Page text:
When “All Natural” Isn’t

December 1, 2011

By Ricardo Carvajal

FDA issued a warning letter to a food manufacturer for labeling as “all natural” a product that contains disodium dihydrogen pyrophosphate, purportedly a synthetic chemical preservative.  The letter cites an alleged violation of FDC Act § 403(a)(1), under which a food is deemed misbranded if its labeling is false or misleading in any particular.  As noted in the letter, “FDA considers use of the term ‘natural’ on a food label to be truthful and non-misleading when ‘nothing artificial or synthetic…has been included in, or has been added to, a food that would not normally be expected to be in the food.’”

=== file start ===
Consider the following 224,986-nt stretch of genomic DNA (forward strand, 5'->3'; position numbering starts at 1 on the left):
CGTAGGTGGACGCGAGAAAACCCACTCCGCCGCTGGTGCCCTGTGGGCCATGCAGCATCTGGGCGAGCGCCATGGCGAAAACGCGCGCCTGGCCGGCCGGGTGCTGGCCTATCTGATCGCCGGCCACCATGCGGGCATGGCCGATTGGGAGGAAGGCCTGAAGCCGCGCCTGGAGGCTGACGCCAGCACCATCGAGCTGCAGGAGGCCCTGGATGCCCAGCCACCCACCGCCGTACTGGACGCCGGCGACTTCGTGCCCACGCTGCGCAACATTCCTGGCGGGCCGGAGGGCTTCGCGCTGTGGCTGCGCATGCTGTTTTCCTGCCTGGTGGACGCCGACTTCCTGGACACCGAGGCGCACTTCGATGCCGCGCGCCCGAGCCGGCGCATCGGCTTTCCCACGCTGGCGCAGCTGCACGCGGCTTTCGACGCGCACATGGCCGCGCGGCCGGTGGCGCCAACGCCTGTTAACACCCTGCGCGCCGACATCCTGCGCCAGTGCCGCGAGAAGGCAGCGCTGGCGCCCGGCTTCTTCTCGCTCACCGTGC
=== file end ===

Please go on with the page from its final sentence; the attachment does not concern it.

The letter is notable for the fact that the “all natural” claim is the only violation cited.  Evidently, FDA considers the misuse of a “natural” claim significant enough to warrant the issuance of a warning letter, even in the absence of other violations.  The letter closes with good generic advice: “We recommend that you review all of your product labels to be consistent with our policy to avoid additional misbranding of your food products.”